- Unemployment Duration, Exit Rates and Re-employment Wages (joint with Edgar Preugschat) (Revised & Resubmitted at the Journal of Monetary Economics)
We document for the US that the exit rates decline severely during the first three months of unemployment, while re-employment wages barely fall. Why do workers face similar wages, yet so different exit rates as unemployment duration increases? To address this question, we build a directed search model with heterogeneous workers and incomplete information about a worker's type. Skilled workers are more productive and more likely to be suitable for the job. Firms observe a private signal, which perfectly identifies unsuitable matches. As longer spells signal lower expected productivity, firms rank applicants by unemployment duration in equilibrium. Exit rates decline with duration because of both sorting and ranking. We calibrate the model to the US economy and find that this composite mechanism explains the entire difference between the fall in exit rates and wages. The ranking by duration accounts for approximately one fourth of the difference.
After controlling for observable characteristics, we find that job-finding rates decline with unemployment duration and are procyclical, whereas re-entry wages fall much less with duration and are also much less procyclical. We study whether these outcomes can be explained on the basis of workers' time-invariant characteristics and composition variation with duration and over the business cycle. We build a search model in which firms lack information about the candidates' skills and design self-selection schemes by renting machines of different qualities. The equilibrium is separating due to output-contingent wages together with capital-skill complementarity. In equilibrium, skilled workers experience higher job-finding rates and re-entry wages. We calibrate the model to the US economy. The composition mechanism explains about 40 percent of the decline of the monthly hazard rate after three months of unemployment, yet shows a parallel wage fall, much larger than the actual one. We also show that the composition components of the job-finding rates and re-entry wages are countercyclical.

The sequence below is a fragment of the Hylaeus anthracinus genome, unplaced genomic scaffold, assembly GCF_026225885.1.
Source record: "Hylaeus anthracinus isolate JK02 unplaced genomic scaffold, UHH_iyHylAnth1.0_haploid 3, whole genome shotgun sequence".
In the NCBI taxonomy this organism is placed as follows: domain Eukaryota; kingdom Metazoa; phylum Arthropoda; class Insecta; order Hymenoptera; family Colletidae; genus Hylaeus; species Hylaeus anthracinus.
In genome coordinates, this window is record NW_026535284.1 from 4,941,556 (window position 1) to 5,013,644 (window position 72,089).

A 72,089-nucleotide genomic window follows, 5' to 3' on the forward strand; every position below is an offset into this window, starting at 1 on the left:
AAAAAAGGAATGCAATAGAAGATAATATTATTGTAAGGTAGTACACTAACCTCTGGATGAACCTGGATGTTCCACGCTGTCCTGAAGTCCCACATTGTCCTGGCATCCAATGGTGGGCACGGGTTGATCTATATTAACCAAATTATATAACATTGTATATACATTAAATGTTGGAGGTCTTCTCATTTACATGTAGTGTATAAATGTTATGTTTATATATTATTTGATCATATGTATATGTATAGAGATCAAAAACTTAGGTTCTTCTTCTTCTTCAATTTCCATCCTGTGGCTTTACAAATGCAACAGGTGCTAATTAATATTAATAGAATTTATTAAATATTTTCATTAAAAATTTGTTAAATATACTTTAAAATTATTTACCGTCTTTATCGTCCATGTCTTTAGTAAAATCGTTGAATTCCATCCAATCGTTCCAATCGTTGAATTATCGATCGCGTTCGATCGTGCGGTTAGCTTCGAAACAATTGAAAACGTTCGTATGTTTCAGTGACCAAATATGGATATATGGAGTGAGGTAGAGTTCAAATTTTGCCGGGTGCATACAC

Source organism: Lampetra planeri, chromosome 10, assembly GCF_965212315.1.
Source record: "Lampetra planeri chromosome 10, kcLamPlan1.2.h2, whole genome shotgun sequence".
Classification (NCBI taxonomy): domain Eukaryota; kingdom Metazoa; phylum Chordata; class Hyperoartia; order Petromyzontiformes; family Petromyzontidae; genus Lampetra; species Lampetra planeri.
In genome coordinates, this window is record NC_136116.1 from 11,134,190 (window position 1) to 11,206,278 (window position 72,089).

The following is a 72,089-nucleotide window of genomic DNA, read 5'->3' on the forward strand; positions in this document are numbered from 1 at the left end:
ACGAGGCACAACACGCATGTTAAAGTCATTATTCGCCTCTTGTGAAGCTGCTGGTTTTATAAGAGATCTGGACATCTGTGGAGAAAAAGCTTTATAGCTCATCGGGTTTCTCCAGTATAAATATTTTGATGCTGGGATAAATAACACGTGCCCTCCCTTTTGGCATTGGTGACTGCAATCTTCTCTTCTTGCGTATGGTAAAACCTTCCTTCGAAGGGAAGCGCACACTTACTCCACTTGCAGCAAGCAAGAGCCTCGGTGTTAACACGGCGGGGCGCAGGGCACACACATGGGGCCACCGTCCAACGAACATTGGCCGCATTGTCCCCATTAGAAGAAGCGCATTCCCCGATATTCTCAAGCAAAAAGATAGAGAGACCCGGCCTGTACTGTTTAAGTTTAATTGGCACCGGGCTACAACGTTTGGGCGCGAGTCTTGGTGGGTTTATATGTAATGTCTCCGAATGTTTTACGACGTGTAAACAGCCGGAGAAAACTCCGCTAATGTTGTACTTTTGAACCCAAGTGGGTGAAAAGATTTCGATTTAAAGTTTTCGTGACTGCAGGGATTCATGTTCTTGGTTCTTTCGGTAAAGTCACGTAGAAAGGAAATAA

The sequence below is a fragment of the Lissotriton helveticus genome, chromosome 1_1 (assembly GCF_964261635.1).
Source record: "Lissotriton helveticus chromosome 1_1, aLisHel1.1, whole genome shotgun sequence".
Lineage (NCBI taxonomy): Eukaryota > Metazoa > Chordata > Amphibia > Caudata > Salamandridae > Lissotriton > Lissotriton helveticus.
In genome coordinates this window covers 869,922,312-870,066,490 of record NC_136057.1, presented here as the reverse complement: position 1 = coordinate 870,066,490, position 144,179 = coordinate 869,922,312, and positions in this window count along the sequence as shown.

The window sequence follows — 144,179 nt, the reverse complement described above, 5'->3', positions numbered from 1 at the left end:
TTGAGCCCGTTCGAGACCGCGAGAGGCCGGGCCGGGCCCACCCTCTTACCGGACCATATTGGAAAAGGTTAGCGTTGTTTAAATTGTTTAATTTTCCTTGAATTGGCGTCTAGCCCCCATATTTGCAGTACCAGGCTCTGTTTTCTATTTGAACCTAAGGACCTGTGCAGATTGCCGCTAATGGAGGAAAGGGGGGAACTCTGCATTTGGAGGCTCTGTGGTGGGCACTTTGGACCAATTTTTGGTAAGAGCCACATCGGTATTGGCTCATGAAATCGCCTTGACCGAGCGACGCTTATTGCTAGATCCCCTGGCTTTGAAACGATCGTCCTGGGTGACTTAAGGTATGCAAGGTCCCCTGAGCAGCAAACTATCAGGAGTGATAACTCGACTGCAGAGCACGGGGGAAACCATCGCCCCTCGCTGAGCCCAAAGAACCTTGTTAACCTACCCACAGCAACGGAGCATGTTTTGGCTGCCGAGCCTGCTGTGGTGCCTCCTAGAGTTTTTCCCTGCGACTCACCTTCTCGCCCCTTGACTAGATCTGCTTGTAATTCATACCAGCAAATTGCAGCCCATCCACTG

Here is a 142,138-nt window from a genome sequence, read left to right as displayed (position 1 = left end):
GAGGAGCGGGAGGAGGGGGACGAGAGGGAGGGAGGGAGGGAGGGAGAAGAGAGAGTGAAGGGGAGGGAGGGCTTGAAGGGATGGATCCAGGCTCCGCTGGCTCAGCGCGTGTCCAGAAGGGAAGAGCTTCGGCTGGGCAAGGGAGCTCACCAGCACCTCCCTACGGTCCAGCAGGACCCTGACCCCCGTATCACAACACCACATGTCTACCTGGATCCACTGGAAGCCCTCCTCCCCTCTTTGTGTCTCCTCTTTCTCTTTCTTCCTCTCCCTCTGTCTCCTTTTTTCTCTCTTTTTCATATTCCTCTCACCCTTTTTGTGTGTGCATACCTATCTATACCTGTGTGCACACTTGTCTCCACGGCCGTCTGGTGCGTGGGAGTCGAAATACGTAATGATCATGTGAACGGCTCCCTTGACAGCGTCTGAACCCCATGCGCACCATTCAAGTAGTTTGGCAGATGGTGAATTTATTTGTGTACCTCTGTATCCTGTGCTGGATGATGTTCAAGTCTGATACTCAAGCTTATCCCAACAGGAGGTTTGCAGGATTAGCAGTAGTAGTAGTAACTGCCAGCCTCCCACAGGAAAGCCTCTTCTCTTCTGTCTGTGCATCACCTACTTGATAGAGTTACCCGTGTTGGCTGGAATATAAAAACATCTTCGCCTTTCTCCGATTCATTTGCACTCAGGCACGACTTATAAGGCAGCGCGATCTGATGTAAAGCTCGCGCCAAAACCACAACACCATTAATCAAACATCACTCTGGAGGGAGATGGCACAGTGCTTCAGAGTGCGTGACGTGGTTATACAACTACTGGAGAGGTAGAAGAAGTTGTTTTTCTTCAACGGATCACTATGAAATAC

(This version: December, 2013)This paper analyzes a frictional economy in which workers are privately informed about their skills, and capital and skills are complementary in production. Firms compete for workers by choosing machine qualities and contractual offers. Unskilled workers trade off a larger return from unskilled jobs and a higher employment rate at the skilled ones. Adverse selection arises if unskilled workers crowd out the skilled ones. We show that both the constrained efficient and the equilibrium allocations are positive assortative. To achieve positive sorting, the planner designs mechanisms that compensate the unskilled for not searching in the skilled location if necessary. In contrast, firms have no means to do so, and they may end up committing to inefficiently high machine qualities to prevent unskilled workers from participating in the skilled submarket in equilibrium. Thus, the competitive search equilibrium may fail to be constrained efficient. If so, a system of transfers is welfare-improving.
Work in Progress
- Effects of Unemployment Duration on Labor Market Outcomes
- Intermediation in the Housing Market
- Effects of Switching Occupations along the Job Search